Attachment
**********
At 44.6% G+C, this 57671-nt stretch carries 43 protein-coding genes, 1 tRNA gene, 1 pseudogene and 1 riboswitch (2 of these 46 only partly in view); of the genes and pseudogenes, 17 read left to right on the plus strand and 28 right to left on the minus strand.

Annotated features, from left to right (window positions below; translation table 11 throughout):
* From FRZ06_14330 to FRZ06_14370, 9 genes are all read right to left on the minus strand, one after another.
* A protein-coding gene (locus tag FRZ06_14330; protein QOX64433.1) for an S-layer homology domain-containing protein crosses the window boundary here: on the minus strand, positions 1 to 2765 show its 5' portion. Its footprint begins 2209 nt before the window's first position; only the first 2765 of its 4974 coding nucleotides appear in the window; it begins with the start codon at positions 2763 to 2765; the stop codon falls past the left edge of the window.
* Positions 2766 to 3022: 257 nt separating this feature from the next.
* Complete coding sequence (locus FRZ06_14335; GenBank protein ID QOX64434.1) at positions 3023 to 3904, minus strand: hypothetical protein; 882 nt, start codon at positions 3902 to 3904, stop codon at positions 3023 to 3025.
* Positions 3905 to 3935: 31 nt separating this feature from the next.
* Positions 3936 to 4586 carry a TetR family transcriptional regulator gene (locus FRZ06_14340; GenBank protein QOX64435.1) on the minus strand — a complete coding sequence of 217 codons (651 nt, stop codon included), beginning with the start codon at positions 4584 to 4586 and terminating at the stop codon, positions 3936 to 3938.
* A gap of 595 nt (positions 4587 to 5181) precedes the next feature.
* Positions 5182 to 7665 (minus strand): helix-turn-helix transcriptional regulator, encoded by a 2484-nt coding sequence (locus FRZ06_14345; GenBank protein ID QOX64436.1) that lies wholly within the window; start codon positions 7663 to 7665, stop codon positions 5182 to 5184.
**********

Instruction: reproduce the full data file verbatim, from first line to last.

At 44.6% G+C, this 57671-nt stretch carries 43 protein-coding genes, 1 tRNA gene, 1 pseudogene and 1 riboswitch (2 of these 46 only partly in view); of the genes and pseudogenes, 17 read left to right on the plus strand and 28 right to left on the minus strand.

Annotated features, from left to right (window positions below; translation table 11 throughout):
* From FRZ06_14330 to FRZ06_14370, 9 genes are all read right to left on the minus strand, one after another.
* A protein-coding gene (locus tag FRZ06_14330; protein QOX64433.1) for an S-layer homology domain-containing protein crosses the window boundary here: on the minus strand, positions 1 to 2765 show its 5' portion. Its footprint begins 2209 nt before the window's first position; only the first 2765 of its 4974 coding nucleotides appear in the window; it begins with the start codon at positions 2763 to 2765; the stop codon falls past the left edge of the window.
* Positions 2766 to 3022: 257 nt separating this feature from the next.
* Complete coding sequence (locus FRZ06_14335; GenBank protein ID QOX64434.1) at positions 3023 to 3904, minus strand: hypothetical protein; 882 nt, start codon at positions 3902 to 3904, stop codon at positions 3023 to 3025.
* Positions 3905 to 3935: 31 nt separating this feature from the next.
* Positions 3936 to 4586 carry a TetR family transcriptional regulator gene (locus FRZ06_14340; GenBank protein QOX64435.1) on the minus strand — a complete coding sequence of 217 codons (651 nt, stop codon included), beginning with the start codon at positions 4584 to 4586 and terminating at the stop codon, positions 3936 to 3938.
* A gap of 595 nt (positions 4587 to 5181) precedes the next feature.
* Positions 5182 to 7665 (minus strand): helix-turn-helix transcriptional regulator, encoded by a 2484-nt coding sequence (locus FRZ06_14345; GenBank protein ID QOX64436.1) that lies wholly within the window; start codon positions 7663 to 7665, stop codon positions 5182 to 5184.